Every 15 Minutes, author, Lisa Scottoline; narrator, George Newbern
The book was read well by George Newbern in a voice that did not take over the story, but simply led the reader on in a straightforward fashion. Scottoline fans will love the tension that builds and the several premature endings that twist and turn until the final one is revealed. If you love a book that keeps you wondering, this is it, however, by the time the book actually ended, it seemed to me to be anticlimactic. It almost felt as if the author couldn’t decide which ending to use so she incorporated them all. She also couldn’t select one motive to follow, one plot line that was credible, so the book boiled down to a confusion of conspiracy theories. As one problem worked toward a solution, another was introduced to either create further confusion or tension, depending on the reader’s interpretation. Nevertheless, it is a thriller that will keep you engaged, if only to find out which ending is the real ending! The narrative is interspersed with the voice of a sociopath explaining what the term means, explaining that we should be afraid, sociopaths are everywhere and they look for victims, they prey on us, they feel no remorse. The sociopath presents questions and answers, explanations to benefit the reader’s understanding. For sure, the characters will keep the reader guessing to find out when the real sociopath will finally show up.
From the get-go, the book seemed a bit contrived with a main character, a Psychiatrist, Dr. Eric Parrish, who, while very honorable and empathetic, seemed way too naïve to be in the position he held as Chief of the Havemeyer General Hospital’s Psychiatry Department (could he be the sociopath?). There was Kristine, the conniving medical student (Was she the sociopath?), Kaitlin, a mean, vengeful almost divorced wife (Was she the sociopath?), a dying patient with a grandson who has OCD, an Obsessive Compulsive Disorder which causes the sufferer to repeat specific tasks to create emotional stability, (Was he the sociopath?), Hannah, a daughter who was over anxious (definitely not the sociopath, lol), and a host of other likely suspects. There was a hospital board that cared more for its bottom line than anything else, petty rules and privacy and confidentiality laws that compromise law enforcement investigations and freedom of information, a doctor who might be getting paid under the table, an FDA that was bought and paid for with pressure to approve certain drugs, jealous colleagues, sexual harassment, a hostage situation, a bomb threat, a hospital fire complete with heroes and villains, a legal system which meted out justice unfairly, but legally perhaps, hospital politics which protected itself while sacrificing employees who sacrificed for them, the cruelty of divorce and even its effect on the children involved, the prejudice against the field of Psychiatry and its practitioners, the brutality of police methods when searching a home or blackmailing a suspect into giving a confession or providing information, alcoholism, drug abuse, patient abuse, murder, and more. Actually, every societal problem that could be thought of was, if not developed, than it was touched upon. Truth and honor were major themes and even former President Truman was invoked with his famous quote, "I never did give anybody hell. I just told the truth and they thought it was hell”. I kept waiting for one problem to be solved before another cropped up, but I was not to be appeased as they simply accumulated one on top of another. There were so many convoluted accusations against Eric by his wife, his hospital, his staff, the police, an odd family or two, that I couldn’t imagine how it would ever end, and perhaps that is the most redeeming feature, it did keep me guessing. Since there were so many false endings, every idea I could have imagined was invoked, but I never saw the actual ending coming.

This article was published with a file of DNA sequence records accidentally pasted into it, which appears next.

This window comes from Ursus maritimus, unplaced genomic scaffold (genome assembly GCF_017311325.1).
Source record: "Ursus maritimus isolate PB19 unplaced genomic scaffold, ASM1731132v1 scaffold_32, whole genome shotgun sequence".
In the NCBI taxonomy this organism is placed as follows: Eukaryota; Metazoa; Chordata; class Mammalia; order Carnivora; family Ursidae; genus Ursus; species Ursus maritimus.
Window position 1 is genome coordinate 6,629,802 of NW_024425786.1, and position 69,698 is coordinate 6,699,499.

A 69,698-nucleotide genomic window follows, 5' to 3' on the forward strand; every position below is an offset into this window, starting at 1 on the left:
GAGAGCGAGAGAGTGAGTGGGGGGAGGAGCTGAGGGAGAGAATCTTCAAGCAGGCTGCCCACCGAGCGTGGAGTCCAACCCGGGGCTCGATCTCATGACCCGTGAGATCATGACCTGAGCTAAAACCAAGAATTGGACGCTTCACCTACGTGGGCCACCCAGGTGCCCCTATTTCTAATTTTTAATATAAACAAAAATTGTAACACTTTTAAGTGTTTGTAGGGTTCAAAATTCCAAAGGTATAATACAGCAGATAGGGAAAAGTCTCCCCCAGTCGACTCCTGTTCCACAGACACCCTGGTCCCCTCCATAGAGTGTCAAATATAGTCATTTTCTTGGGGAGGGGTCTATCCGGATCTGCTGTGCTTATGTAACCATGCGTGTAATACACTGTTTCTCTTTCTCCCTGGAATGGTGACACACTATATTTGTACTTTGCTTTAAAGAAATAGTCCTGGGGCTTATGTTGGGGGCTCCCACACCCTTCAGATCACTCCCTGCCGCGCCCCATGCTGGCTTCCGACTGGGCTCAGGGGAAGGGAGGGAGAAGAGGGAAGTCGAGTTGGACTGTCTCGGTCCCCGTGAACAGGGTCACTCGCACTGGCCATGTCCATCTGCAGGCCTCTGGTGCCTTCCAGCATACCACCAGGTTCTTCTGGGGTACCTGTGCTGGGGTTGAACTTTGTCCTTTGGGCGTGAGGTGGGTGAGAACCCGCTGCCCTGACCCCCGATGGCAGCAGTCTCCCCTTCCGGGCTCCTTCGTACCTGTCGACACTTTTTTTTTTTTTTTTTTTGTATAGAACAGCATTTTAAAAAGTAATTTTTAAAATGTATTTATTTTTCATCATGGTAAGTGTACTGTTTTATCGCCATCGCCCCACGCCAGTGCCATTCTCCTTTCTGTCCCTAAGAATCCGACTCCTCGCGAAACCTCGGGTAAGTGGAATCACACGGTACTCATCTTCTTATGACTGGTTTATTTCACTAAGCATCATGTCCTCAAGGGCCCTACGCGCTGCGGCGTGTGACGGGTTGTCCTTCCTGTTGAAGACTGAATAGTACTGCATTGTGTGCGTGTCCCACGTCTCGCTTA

Eric was a totally involved father who was being slowly and cruelly cast aside and left out of his daughter’s life, by his soon to be ex wife in her attempt to have more control over her daughter’s upbringing and to begin a new life with another man. She works as a prosecutor, and with her knowledge of the law, she seemed to have gained the very upper hand in the divorce proceedings. Eric’s lawyer did not seem to anticipate issues that she certainly should have in order to protect his interests. It seemed as if Eric was being gamed by his wife and the system in everything he touched. Eric had to deal with the politics of the medical world and the legal world at the same time as personal and professional problems were erupting all around him. The picture that was painted was not a pretty one. There was no end to the underhanded behavior hospital authorities, employees, policemen or wives would engage in to accomplish their goals, whether they were self-serving or altruistic. The world seemed rife with the possibility of corruption at every turn.
When Eric became overly involved, emotionally, with a private patient, Max Jakubowski, the story veered off in another direction and becoame intense as he attempted to help the teen. Although he only met the boy a few times, his issues led the narrative in one direction or another and created situations in which Eric made some really foolish, though more often than not, honorable decisions. Eric is a man who seemed to always be concerned about doing right by his staff and his patients, regardless of laws, rules or regulations. Will his righteousness defeat him or propel him into the future as the mystery works to its conclusion? When it comes right down to it, through a circuitous path, the reader will discover that the book is really all about the sociopath, even though it goes off in so many tangential directions. Don’t peek to find out the ending!